So it was a delight, as well as a courtesy, to pitch the rôles as near as possible to the centers of those four glorious voices. (Something like ten pages of Sasha’s music depended on the placement of a single note: and Nathan was good enough to come over to my apartment for an hour to approve a passage featuring a lone F# (though, in my defense, it was his entrance.)
[Below: Sasha Cooke (center, on landing) as Mary Magdalene; edited image, based on a Cory Weaver photograph, courtesy of the San Francisco Opera.]
Wm:. How have you structured the musical composition?
MA: All three of the operas are organized melodically, and this one is no exception. Sometimes a character will sing another character’s music very self-consciously, as if flinging her own words back at her: as Peter does with Mary’s “life” music in Act Two: sometimes characters will sing the same music without knowing it. (Both Miriam and Yeshua sing this fluttering “design” melody in the same moment of crisis.)
So what’s different in this piece is not so much the musical materials, but the range of utterance. The simple music is extremely simple. A character will sing a melodic paragraph over a single tone, with the only change being the orchestral color with which tone that is painted. Or in scenes like the crucifixion scene, or the stoning scene, vocal lines will thicken into two-octave clusters, or be sung in two or three keys at once.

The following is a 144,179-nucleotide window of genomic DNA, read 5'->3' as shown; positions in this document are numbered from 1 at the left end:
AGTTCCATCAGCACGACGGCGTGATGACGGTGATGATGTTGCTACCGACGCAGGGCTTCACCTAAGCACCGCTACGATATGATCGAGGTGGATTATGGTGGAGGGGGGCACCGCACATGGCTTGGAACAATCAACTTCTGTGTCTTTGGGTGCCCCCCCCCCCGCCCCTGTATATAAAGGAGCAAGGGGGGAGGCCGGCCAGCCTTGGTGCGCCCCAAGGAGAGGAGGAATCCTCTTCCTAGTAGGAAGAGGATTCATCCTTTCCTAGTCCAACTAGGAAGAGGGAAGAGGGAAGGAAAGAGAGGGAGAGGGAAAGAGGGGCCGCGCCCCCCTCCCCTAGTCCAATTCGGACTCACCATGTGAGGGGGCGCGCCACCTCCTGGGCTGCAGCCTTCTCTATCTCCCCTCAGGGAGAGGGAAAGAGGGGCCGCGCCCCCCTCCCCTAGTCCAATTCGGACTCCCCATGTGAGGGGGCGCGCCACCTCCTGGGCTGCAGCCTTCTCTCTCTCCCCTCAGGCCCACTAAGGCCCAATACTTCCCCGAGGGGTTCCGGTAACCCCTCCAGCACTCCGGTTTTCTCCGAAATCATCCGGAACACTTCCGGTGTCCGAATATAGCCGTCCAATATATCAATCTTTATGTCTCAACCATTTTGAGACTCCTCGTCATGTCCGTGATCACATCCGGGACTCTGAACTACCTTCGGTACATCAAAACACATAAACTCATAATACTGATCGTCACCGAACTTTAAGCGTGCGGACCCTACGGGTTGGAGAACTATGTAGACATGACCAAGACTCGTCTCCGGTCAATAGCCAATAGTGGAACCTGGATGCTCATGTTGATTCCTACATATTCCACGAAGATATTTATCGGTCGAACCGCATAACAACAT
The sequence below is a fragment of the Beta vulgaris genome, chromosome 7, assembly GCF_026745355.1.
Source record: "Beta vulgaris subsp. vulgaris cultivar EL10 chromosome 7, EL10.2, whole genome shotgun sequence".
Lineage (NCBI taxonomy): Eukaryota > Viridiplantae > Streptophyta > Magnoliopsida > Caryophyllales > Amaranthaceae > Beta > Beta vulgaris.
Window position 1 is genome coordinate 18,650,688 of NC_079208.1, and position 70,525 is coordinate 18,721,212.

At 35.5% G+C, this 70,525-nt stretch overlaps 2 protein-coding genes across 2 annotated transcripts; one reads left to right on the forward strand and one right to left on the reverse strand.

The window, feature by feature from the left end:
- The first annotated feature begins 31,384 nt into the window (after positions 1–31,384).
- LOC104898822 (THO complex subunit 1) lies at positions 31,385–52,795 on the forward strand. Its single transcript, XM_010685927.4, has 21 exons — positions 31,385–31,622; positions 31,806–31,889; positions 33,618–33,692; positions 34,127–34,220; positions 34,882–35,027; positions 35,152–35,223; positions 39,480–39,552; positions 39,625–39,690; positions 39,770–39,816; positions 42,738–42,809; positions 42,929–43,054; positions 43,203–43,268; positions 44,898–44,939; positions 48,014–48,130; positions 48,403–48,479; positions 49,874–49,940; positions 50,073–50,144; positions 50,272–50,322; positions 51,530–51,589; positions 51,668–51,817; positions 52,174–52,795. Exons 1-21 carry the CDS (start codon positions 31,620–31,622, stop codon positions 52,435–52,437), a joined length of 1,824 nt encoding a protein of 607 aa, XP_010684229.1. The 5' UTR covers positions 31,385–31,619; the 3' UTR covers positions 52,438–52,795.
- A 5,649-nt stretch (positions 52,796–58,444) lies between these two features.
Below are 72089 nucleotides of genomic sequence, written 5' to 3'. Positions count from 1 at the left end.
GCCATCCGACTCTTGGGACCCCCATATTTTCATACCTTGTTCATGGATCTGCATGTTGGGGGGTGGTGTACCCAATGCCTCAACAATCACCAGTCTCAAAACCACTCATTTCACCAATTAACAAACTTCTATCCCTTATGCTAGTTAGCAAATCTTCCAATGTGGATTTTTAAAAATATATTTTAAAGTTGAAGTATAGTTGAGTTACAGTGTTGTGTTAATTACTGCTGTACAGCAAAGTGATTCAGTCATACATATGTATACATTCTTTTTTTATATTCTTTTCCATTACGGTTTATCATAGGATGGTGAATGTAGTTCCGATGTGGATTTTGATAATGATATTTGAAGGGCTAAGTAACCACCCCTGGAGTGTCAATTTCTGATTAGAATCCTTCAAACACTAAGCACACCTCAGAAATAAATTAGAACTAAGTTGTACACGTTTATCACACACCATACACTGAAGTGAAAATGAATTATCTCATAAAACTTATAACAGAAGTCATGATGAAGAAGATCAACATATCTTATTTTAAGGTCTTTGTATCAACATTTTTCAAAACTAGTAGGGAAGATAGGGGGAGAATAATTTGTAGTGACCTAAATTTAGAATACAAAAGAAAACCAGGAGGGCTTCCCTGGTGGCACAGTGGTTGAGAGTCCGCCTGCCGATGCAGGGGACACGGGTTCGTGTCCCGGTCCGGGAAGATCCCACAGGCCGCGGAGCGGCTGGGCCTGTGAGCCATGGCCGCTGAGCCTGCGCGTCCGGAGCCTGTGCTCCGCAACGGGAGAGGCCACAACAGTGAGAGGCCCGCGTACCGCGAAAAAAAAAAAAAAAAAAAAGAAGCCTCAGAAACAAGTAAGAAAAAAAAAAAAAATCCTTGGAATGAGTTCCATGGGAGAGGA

Part of this extremity of range was made possible by the larger orchestral forces I had. In this score, I was able to do much more with both vocal and instrumental color: to give the illusion that the emotion of a scene was changing not so much because the harmony was, but because a harmony that had first been uttered in a bitter, brief brass chord was continuing in a softer and smoother string timbre.
But part of it was also dictated by the story. It was, at once, extremely intimate and as public as a story can be: and, as a composer, you have to make the story “sound.”
Wm: You have spoken about the role of the poet-librettist in the past history of opera. When one looks at the poet-librettist’s role in classical and Romantic Italian operas, is he not collaborating with the composer in establishing the pace of the opera? Was he not providing the words with a rhythmic structure that permitted the composer to organize melody and rhythm to create the scene’s tinta?
Then would it not follow that a true revolution in opera occurred with Debussy’s “Pelleas et Melisande” and Berg’s “Wozzeck”, both of which could be characterized as sung plays, which have a different pace and rhythm than the most successful classical and Romantic operas? Is it not possible to characterize a great number of 20th and 21st century operas as sung plays?
MA: But “La Traviata” is a sung play. What we’re talking about is the difference between an opera written as a collaboration between two living artists, as opposed to a living artist doing what s/he pleases with the work of a dead one: and, more germanely, the difference between a sung verse play and a sung prose play.
Each has its pitfalls. If a verse play is over-symmetrical, it can seem mechanical. But the prose libretto can err towards the formless: towards the too-little-symmetrical. I happen to think the best example for the contemporary American librettist is not so much contemporary poetry, or even contemporary drama, but the serious theater lyric of the past 50 years.
If you compare the texts of Sempre libera from “La Traviata” and Epiphany from “Sweeney Todd”, I think you’ll find them exactly comparable: fluent, underwritten verse, implying and enabling strong musical choices, in the service of intense drama.